Recently, the focus has shifted from I’ve been in the U.S. for the past week, and it’s difficult to escape the an obsession with catching “cheaters” Penn State – Paterno story here. There to a developmental approach that helps is much that can be written about this students learn to act with integrity in tragic story. And indeed much has been. both their academic and personal lives. I wonder how that is working out in What intrigues me most is that an institutional culture developed at Penn State College, PA this month. My hope is that students look at situState where many people knew about Jerry Sandusky’s abuse of children and ations like the one at Penn State and respond with disgust, did nothing about it. asking important Many people questions about how made choices to not to question power act. and authority. To not call out the My hope is that wrong. students do not point And I wonder to behaviour that is how that culture clearly unethical and translates from the use it to excuse their football team to the own poor choices. classrooms on camMy hope is that pus. Christine Adam students decide that How does a stubetter choices can dent that sees anDean of Students and should be made other student cheat and that they want to learn how to do on an exam feel about ratting him out? How does a student struggling with a just that. final paper feel about cutting and pastChristine Adam, TRU’s Dean of ing from Wikipedia? How does a faculty member address Students, writes a periodic column on topics of interest to TRU students. You the issue with her students? At campuses throughout Canada and can find her in person in 1631 Old Main the U.S., much is made of the need to and follow her on Twitter @trudeanstuhelp our students understand and act dents with academic integrity.

From the dean’s desk


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November 23, 2011

The next three years of Kamloops leadership Brendan Kergin News Editor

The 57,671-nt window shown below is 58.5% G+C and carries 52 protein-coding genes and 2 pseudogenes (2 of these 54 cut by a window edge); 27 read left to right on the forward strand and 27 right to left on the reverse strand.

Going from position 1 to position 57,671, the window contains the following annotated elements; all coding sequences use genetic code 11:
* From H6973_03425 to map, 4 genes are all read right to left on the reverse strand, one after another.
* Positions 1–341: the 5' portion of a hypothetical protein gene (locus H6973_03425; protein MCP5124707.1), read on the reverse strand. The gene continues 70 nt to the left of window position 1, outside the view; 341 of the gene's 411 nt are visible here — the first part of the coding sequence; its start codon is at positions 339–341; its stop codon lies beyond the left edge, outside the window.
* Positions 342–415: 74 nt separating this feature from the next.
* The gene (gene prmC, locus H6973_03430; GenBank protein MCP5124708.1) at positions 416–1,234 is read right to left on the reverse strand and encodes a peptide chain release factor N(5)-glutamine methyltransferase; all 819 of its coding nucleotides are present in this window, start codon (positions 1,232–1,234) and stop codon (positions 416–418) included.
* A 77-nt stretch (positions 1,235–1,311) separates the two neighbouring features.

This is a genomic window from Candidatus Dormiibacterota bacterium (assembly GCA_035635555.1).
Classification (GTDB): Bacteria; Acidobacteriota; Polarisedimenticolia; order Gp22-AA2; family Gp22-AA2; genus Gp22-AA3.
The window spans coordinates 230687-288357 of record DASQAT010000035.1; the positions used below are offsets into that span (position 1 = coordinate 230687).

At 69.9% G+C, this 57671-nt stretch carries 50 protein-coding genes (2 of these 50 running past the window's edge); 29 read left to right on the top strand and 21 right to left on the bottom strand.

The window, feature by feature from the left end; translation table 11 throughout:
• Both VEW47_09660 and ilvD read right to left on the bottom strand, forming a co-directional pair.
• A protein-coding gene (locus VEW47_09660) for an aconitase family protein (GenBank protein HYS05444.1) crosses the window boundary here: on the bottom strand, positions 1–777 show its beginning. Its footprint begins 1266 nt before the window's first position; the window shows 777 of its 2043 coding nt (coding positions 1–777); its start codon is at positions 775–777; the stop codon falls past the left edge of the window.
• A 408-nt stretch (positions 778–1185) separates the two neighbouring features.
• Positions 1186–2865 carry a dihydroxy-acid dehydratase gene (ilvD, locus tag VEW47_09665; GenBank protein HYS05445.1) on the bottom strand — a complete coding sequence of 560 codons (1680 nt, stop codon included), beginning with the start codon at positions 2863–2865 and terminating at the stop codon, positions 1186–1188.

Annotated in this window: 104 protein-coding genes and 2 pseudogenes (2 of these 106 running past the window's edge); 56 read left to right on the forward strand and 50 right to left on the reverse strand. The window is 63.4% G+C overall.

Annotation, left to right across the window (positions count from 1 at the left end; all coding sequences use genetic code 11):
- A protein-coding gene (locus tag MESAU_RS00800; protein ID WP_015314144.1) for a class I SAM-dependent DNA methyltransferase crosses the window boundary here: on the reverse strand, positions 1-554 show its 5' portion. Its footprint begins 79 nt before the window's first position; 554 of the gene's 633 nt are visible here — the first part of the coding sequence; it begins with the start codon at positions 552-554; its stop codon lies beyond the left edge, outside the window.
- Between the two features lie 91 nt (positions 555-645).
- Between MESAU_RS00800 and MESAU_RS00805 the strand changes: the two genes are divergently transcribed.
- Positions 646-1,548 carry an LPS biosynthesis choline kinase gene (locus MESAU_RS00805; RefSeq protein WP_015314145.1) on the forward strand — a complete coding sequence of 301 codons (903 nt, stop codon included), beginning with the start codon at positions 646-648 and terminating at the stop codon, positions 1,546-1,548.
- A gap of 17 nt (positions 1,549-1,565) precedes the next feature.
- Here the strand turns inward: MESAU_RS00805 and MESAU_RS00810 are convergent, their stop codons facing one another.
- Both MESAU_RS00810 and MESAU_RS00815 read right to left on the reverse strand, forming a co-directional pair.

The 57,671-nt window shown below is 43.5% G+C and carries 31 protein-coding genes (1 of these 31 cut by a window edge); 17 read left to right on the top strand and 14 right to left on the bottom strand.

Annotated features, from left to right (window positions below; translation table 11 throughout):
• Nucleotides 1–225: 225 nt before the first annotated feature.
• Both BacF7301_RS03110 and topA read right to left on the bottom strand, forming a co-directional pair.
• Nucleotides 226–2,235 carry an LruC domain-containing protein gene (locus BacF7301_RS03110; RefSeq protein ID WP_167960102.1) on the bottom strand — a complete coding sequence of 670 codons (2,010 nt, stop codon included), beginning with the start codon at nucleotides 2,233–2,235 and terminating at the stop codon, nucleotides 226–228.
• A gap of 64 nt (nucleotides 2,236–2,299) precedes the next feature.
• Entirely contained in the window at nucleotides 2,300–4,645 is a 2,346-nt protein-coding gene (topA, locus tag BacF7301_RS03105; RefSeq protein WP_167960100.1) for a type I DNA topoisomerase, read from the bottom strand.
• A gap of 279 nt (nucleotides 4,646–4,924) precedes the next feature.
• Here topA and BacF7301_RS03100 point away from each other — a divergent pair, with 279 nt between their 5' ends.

Peter Milobar remains Kamloops mayor despite a close race put up by Dieter Dudy. Milobar ran on a platform looking towards social issues such as the Royal Inland Hospital and transportation as well as pushing for greater economic growth through local businesses and tourism. The city councillors for the next three years will be: Ken Christian (10,880 votes) Marg Spina (7,857 votes) Tina Lange (7,498) Pat Wallace (7,461) Arjun Singh (7.330) Nancy Bepple (7,257) Donovan Cavers (7,118) Nelly Dever (6,852) Spina, Lange, Wallace and Bepple are all incumbents. Before the end of this term, Wallace will have spent over 20 years straight on city council. The only incumbent to run but not be elected was John De Cicco. Donavan Cavers, just in his midtwenties, is a local business owner who ran on a platform of environmentally sustainability. Arjun Singh is returning to municipal politics after three years out of politics after being ousted in the last election. The issues he looked closer at included fiscal responsibility and accountability. Ken Christian, former chair of the Kamloops/Thompson Board of Education, turned his attention to civic politics this year. After 18 years on the board, name recognition and a popular track record helped him to lead the polls. He ran on a platform creating a safe and healthy community. Also new to the council chambers is Nelly Dever, who beat Andy Philpot by only 119 votes. She’s looking to create better gateways to the community and work closely with the private sector in order to achieve community goals.